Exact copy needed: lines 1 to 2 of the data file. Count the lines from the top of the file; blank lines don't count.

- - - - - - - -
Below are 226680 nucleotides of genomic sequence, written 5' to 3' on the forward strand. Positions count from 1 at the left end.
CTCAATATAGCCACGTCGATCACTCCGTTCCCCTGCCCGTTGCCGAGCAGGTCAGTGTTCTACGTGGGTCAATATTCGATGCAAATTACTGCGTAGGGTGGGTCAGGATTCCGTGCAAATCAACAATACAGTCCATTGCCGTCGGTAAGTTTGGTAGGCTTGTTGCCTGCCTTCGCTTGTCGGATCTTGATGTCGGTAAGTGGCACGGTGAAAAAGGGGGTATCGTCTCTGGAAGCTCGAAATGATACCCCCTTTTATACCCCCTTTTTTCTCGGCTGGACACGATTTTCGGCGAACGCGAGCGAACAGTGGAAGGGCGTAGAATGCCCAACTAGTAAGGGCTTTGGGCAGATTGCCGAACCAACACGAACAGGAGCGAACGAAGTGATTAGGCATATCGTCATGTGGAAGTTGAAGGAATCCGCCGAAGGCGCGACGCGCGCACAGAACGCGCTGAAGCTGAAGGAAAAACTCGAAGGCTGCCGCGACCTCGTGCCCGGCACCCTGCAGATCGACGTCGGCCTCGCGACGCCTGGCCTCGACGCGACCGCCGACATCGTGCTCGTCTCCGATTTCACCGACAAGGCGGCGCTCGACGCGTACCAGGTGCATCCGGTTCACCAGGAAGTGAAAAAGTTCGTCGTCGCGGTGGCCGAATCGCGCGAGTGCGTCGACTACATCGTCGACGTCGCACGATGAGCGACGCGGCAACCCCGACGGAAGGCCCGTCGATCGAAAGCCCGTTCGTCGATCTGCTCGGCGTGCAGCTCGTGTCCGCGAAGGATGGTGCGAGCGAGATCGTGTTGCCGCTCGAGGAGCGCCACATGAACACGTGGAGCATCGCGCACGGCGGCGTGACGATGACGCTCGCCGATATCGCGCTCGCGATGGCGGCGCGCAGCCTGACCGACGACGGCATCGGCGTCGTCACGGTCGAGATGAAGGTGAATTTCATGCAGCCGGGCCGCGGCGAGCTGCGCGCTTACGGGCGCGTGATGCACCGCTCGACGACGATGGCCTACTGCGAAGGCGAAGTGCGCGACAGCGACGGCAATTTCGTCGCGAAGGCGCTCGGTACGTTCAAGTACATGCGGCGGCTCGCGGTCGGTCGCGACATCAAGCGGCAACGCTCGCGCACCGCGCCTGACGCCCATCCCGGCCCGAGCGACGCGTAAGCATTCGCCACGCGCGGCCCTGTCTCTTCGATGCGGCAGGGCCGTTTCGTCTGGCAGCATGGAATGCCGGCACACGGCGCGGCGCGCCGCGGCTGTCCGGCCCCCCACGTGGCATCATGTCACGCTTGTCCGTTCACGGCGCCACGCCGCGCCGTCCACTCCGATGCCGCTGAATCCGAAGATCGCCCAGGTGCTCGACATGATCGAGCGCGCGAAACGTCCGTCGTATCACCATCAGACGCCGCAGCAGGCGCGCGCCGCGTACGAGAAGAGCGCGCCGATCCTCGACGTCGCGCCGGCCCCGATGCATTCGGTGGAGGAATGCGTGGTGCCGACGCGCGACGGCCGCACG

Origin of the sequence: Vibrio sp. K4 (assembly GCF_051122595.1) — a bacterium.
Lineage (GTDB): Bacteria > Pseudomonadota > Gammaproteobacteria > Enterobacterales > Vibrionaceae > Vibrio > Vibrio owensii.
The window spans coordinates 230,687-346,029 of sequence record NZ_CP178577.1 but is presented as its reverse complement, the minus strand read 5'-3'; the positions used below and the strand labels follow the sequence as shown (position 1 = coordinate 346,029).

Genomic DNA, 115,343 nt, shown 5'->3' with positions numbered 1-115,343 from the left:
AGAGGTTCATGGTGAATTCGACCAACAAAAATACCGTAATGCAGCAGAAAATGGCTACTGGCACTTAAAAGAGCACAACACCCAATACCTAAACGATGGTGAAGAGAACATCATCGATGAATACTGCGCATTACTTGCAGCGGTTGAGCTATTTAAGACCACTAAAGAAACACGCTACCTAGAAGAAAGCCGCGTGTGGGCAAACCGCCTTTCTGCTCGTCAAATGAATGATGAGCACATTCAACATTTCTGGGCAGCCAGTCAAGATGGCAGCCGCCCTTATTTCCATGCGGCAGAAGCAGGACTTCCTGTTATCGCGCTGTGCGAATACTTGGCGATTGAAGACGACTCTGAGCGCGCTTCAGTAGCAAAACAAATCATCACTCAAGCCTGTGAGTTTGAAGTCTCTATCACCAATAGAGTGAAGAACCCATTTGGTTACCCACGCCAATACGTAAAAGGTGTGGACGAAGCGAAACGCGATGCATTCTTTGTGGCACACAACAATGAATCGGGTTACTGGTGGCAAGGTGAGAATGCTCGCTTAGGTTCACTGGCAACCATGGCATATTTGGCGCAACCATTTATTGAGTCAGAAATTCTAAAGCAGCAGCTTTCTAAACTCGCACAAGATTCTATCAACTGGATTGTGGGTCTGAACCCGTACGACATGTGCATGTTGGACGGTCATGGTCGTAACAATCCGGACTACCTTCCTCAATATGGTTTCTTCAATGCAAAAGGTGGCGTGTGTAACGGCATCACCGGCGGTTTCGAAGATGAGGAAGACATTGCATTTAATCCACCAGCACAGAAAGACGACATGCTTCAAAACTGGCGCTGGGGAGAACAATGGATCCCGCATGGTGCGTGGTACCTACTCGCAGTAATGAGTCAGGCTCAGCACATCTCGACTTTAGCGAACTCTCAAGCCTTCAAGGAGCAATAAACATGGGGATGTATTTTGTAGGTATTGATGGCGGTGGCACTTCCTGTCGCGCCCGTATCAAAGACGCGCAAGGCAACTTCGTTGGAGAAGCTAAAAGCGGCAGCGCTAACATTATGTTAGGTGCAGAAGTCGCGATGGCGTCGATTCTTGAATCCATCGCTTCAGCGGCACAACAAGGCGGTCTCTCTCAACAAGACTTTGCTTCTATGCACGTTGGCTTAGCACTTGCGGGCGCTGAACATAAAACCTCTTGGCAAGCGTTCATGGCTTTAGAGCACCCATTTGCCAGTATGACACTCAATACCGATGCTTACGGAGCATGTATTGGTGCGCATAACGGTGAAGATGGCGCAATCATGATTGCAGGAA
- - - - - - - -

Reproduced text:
Below are 226680 nucleotides of genomic sequence, written 5' to 3' on the forward strand. Positions count from 1 at the left end.
CTCAATATAGCCACGTCGATCACTCCGTTCCCCTGCCCGTTGCCGAGCAGGTCAGTGTTCTACGTGGGTCAATATTCGATGCAAATTACTGCGTAGGGTGGGTCAGGATTCCGTGCAAATCAACAATACAGTCCATTGCCGTCGGTAAGTTTGGTAGGCTTGTTGCCTGCCTTCGCTTGTCGGATCTTGATGTCGGTAAGTGGCACGGTGAAAAAGGGGGTATCGTCTCTGGAAGCTCGAAATGATACCCCCTTTTATACCCCCTTTTTTCTCGGCTGGACACGATTTTCGGCGAACGCGAGCGAACAGTGGAAGGGCGTAGAATGCCCAACTAGTAAGGGCTTTGGGCAGATTGCCGAACCAACACGAACAGGAGCGAACGAAGTGATTAGGCATATCGTCATGTGGAAGTTGAAGGAATCCGCCGAAGGCGCGACGCGCGCACAGAACGCGCTGAAGCTGAAGGAAAAACTCGAAGGCTGCCGCGACCTCGTGCCCGGCACCCTGCAGATCGACGTCGGCCTCGCGACGCCTGGCCTCGACGCGACCGCCGACATCGTGCTCGTCTCCGATTTCACCGACAAGGCGGCGCTCGACGCGTACCAGGTGCATCCGGTTCACCAGGAAGTGAAAAAGTTCGTCGTCGCGGTGGCCGAATCGCGCGAGTGCGTCGACTACATCGTCGACGTCGCACGATGAGCGACGCGGCAACCCCGACGGAAGGCCCGTCGATCGAAAGCCCGTTCGTCGATCTGCTCGGCGTGCAGCTCGTGTCCGCGAAGGATGGTGCGAGCGAGATCGTGTTGCCGCTCGAGGAGCGCCACATGAACACGTGGAGCATCGCGCACGGCGGCGTGACGATGACGCTCGCCGATATCGCGCTCGCGATGGCGGCGCGCAGCCTGACCGACGACGGCATCGGCGTCGTCACGGTCGAGATGAAGGTGAATTTCATGCAGCCGGGCCGCGGCGAGCTGCGCGCTTACGGGCGCGTGATGCACCGCTCGACGACGATGGCCTACTGCGAAGGCGAAGTGCGCGACAGCGACGGCAATTTCGTCGCGAAGGCGCTCGGTACGTTCAAGTACATGCGGCGGCTCGCGGTCGGTCGCGACATCAAGCGGCAACGCTCGCGCACCGCGCCTGACGCCCATCCCGGCCCGAGCGACGCGTAAGCATTCGCCACGCGCGGCCCTGTCTCTTCGATGCGGCAGGGCCGTTTCGTCTGGCAGCATGGAATGCCGGCACACGGCGCGGCGCGCCGCGGCTGTCCGGCCCCCCACGTGGCATCATGTCACGCTTGTCCGTTCACGGCGCCACGCCGCGCCGTCCACTCCGATGCCGCTGAATCCGAAGATCGCCCAGGTGCTCGACATGATCGAGCGCGCGAAACGTCCGTCGTATCACCATCAGACGCCGCAGCAGGCGCGCGCCGCGTACGAGAAGAGCGCGCCGATCCTCGACGTCGCGCCGGCCCCGATGCATTCGGTGGAGGAATGCGTGGTGCCGACGCGCGACGGCCGCACG